by Pat Criscito, CPS, CPRW
In order to manage your career today, you need a wide variety of tools and one of those tools is your resume. Just a few short years ago, that meant a simple paper document that listed
your work experience, accomplishments, education, and a few other details. Today, it means a paper resume plus an electronic version that can be left in cyberspace to work for you
twenty-four hours a day.
So, just what is an electronic resume? There are actually three kinds. The first is a paper resume that becomes an electronic version against your will when it is scanned into a computer.
Second is a generic computer file that you create especially to send through cyberspace without ever printing it onto paper--an e-mailable version. And, third, is a multimedia resume that is
given a home at a fixed location on the Internet for anyone to visit at will. Let's look at each kind in turn.
The Scannable Resume
Here's the scenario. You innocently create a handsome paper resume and mail it to a potential employer. Unbeknownst to you, the company has implemented a computerized system for scanning
resumes as they arrive in the HR department. Instead of a human reading your resume and deciding how to forward it along or file it, a clerk sets your resume on the glass of a scanner bed
and the black dots of ink are turned into words that are then stored in a computerized resume database. The paper is either filed or thrown away.
Also falling into this class is your paper resume when it is faxed to a potential employer. Instead of receiving a printout of your resume, a potential employer allows your fax to sit in
a computer's queue until a clerk can verify and summarize the information into the same computerized database where the scanned paper resumes have been stored.
According to U.S. News & World Report, more than 1,000 unsolicited resumes arrive every week at most Fortune 500 companies, and before the days of applicant tracking systems and
resume scanning, 80 percent were thrown out after a quick review. It was simply impossible to keep track of that much paper. Recent sources indicate that nearly half of all mid-sized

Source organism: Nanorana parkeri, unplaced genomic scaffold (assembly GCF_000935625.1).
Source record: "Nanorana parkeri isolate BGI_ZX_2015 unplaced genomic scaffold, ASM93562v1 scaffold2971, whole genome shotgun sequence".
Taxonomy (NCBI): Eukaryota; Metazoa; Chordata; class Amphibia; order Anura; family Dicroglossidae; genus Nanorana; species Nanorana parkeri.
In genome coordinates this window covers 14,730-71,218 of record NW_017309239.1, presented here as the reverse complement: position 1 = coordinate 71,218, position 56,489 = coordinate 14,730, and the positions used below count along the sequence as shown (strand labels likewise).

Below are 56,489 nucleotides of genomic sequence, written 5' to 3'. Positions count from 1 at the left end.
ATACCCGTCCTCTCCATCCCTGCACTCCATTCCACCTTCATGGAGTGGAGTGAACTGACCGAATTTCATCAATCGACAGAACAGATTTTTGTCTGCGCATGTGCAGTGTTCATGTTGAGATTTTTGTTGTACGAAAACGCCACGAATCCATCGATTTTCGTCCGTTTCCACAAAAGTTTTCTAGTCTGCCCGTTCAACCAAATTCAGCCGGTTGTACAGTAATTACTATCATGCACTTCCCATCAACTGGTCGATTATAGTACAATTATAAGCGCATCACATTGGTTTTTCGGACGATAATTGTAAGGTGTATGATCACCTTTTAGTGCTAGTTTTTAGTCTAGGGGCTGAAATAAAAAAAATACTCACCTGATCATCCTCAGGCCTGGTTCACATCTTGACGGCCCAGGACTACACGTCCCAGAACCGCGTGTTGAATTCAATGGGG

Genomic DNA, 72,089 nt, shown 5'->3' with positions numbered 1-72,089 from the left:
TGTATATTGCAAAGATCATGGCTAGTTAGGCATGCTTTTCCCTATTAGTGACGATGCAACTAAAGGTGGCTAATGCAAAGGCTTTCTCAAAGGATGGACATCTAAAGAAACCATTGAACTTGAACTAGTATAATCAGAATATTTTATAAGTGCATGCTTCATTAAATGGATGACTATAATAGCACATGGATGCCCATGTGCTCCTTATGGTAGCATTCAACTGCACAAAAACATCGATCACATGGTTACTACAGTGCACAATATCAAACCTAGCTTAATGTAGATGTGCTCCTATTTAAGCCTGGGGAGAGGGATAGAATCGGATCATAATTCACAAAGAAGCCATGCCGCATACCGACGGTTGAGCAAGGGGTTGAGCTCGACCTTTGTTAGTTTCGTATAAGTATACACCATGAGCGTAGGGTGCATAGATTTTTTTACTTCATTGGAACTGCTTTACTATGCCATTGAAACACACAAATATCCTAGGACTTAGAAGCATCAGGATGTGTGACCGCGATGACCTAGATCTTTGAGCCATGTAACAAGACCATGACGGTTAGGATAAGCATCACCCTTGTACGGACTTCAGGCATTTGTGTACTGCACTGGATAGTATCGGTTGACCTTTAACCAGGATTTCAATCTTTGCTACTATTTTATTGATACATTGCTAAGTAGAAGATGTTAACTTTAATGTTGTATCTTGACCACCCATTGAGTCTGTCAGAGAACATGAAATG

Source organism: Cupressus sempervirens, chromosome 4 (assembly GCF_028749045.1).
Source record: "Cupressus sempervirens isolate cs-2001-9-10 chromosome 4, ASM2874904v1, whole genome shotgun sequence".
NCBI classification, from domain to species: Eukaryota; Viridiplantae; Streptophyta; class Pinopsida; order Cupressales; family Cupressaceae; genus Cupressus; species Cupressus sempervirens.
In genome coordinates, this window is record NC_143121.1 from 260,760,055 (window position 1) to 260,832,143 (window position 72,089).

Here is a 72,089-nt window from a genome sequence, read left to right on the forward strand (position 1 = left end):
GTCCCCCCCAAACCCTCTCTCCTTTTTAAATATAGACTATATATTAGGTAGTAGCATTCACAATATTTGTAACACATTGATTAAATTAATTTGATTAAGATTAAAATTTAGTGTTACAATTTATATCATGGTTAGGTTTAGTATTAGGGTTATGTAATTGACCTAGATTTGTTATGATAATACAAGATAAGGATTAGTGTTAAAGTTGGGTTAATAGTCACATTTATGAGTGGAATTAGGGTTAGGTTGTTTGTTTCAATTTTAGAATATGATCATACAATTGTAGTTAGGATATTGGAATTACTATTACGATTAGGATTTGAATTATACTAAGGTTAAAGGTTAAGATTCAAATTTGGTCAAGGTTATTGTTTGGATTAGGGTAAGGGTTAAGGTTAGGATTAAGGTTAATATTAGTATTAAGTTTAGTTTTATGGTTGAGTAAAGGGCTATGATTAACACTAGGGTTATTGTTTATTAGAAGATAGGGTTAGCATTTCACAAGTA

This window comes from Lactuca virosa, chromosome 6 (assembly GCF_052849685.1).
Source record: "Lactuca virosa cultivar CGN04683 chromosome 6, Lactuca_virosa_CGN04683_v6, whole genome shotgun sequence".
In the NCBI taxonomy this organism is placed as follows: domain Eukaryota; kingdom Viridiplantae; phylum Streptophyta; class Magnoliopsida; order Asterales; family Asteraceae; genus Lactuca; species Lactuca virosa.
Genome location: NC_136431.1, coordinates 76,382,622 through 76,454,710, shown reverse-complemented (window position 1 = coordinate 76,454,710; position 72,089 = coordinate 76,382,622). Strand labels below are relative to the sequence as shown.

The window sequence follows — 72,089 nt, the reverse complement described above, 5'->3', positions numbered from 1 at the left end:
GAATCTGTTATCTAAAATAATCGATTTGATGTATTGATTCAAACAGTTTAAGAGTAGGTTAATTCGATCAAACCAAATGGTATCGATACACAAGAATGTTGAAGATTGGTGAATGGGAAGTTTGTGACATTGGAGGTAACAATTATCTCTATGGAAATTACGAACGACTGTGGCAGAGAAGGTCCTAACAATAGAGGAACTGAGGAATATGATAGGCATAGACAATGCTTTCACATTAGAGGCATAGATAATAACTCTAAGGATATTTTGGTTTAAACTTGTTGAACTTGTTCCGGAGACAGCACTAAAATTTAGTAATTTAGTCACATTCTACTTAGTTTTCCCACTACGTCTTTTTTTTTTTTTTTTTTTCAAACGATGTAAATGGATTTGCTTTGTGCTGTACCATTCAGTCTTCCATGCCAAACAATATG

companies and almost all Fortune 1000 companies are scanning resumes and using computerized applicant tracking systems. Smaller companies turn to service bureaus and recruiters to find
potential employees for them, and these same service bureaus and recruiters scan resumes.
The E-mailable Resume
When you type words onto a computer screen in a word processing program, you are creating what is called a "file" or "document". When you save that file, it is saved
with special formatting codes like fonts, margins, tab settings, etc., even if you didn't add these codes. Each word processing program (WordPerfect, Microsoft Word, etc.) saves its files in
its own native format, making the file readable by anyone else with the same software or with some other software that can convert that file to its own native format.
Only by choosing to save the document as a generic ASCII text file can your document be read by anyone, regardless of the word processing software used. This is the type of file you must
create in order to send your resume via e-mail. An ASCII text file is simply words--no pictures, no fonts, no graphics--just plain words. If you print this text, it looks very boring, but
all the words are there that describe your life history, just like in the handsome paper resume you created to mail to a potential employer. This computer file can be sent to a potential
employer in one of two ways.
First, you can send the file directly to a company's recruiters via an e-mail address. Always choose to e-mail your resume when an ad publishes an e-mail address. When you e-mail your